It remains to find a group $G$ with an automorphism of finite order $m$, a number $a$ such that $(a,m)=1$ and $G\rtimes_\varphi\mathbb{Z}$ and $G\rtimes_{\varphi^a}\mathbb{Z}$ are not isomorphic. Hirshon took $G=\mathbb{Z}/1023,\varphi(x)=4x$ and $a=3$. Of course there might be plenty of choices possible. I think at this point it is already reasonable to think one can build a fiber bundle over a torus with similar properties.

I wanted to get a more explicit (torsionfree, virtually Abelian) example than the one given in the beginning, so I tried $G=\mathbb{Z^5}\rtimes_\Psi \mathbb{Z}$ where the automorphism is given by $x_5\mapsto -x_1$ and $x_i\mapsto x_{i+1}$. The automorphism $\varphi$ of $G$ should be given by $\Psi$ on $\mathbb{Z}^5$ and it should send a generator $t$ of the acting group to $x_1t$. The order of $\varphi$ is $10$. However I could not show that then the groups $G\rtimes_\varphi \mathbb{Z}$ and $G\rtimes_{\varphi^3} \mathbb{Z}$ are not isomorphic. (Maybe someone has an idea...)

$\Psi$ can be realized by an homeomorphism of the torus $T^5$. Its mapping torus is a compact, aspherical manifold $M$. This should be the fiber of a fiber bundle over $T^2$. The automorphism $\varphi$ of $\pi_1(M)$ can also be realized by a homeomorphism $h:T^5\times [0,1] /\sim \rightarrow T^5\times [0,1] \qquad (x_1,\ldots, x_5,h)\mapsto (x_1+h,x_2,\ldots, x_5,h)$. Now let us consider $M\times [0,1]\rightarrow [0,1]$ and identify the fibers over the left and right sides by $h$. Crossing with $S^1$ gives a fiber bundle over the torus. A similar base change as in the world of groups then gives two ways of expressing it as a product with $S^1$. The fundamental groups of the other factors are then $G\rtimes_\varphi \mathbb{Z}$ and $G\rtimes_{\varphi^3} \mathbb{Z}$. To argue that both factors are really different, I would need now that those groups are not isomorphic, which I do not know...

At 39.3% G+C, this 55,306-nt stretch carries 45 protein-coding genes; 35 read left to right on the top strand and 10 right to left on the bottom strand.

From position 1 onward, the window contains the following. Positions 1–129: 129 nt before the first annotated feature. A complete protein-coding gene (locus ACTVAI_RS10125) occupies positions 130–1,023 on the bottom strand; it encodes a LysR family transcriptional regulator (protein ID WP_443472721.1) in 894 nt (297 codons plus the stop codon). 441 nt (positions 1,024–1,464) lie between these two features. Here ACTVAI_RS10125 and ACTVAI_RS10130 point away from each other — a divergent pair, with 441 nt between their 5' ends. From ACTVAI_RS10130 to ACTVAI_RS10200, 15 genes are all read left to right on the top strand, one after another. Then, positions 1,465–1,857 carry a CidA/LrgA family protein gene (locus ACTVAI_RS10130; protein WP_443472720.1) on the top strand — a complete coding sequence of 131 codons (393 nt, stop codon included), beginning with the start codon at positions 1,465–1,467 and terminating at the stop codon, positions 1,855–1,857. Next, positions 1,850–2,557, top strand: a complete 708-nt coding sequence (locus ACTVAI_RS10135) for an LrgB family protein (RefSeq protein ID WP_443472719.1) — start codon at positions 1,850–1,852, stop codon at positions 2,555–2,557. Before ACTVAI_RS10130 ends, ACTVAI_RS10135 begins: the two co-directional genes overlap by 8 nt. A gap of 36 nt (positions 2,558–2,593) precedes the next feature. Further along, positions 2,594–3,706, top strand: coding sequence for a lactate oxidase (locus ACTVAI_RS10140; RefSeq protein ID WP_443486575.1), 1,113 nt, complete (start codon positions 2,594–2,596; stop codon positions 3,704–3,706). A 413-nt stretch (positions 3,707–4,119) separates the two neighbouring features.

## Question 3

One of the two components of the complement of the Alexander horned sphere is not simply connected. What is its fundamental group?

## Answer to 3:

It's the direct limit of free groups on 2^n generators, as n goes to infinity. More precisely, it's the fundamental group of the infinite union of height n-gropes (of genus one), one sitting inside the next as usual. By construction, each n-th level generator becomes a commutator of a pair of generators at the (n+1)-st level. In particular, the abelianization of this group is trivial and it is therefore NOT a free group.

## Answer 3

The construction shows that the complement deformation retracts to a (infinite) 1-complex, so the fundamental group is free of infinite rank.

## Response to answer 3

No, see answer above.

## Question 2

Why is the Alexander horned sphere not bicollared, ie. why is it impossible to extend the embedding to S2×[0,1]?.

## Answer to 2:

## Answer 2

It would then have a simply-connected neighborhood, but it doesn't.

## Question 1b

Are there also examples where the Quotient is Hausdorff, but not homeomorphic to the $n$-ball?

## Answer 1b

Plenty. First published ones by Bing 1959 (Dogbone space). Worst currently known in Daverman, Robert J.; Walsh, John J. "A ghastly generalized n-manifold", 1981. Any such quotient becomes a manifold when crossed with $R^2$, and so far all examples become manifolds when crossed with $R$.

## Question 1

Find an example for a collection of disjoint, cellular subsets of the n-ball such that if we collapse each of those sets to a point, the quotient is not homeomorphic to an n-ball. I tried to look at the collection of closed intervals in $[0,1]$ that appear in the construction of the Cantor set, but funnily the quotients seems to be homeomorphic to an interval.

## Answer 1

For example if we take $\{1/n\}\times [1/n,1-1/n]\subset B_2(0)\subset \mathbb{R}^2$. Then the quotient would not be Hausdorff, any two points in $\{0\} \times [0,1]$ cannot be saparated from each other.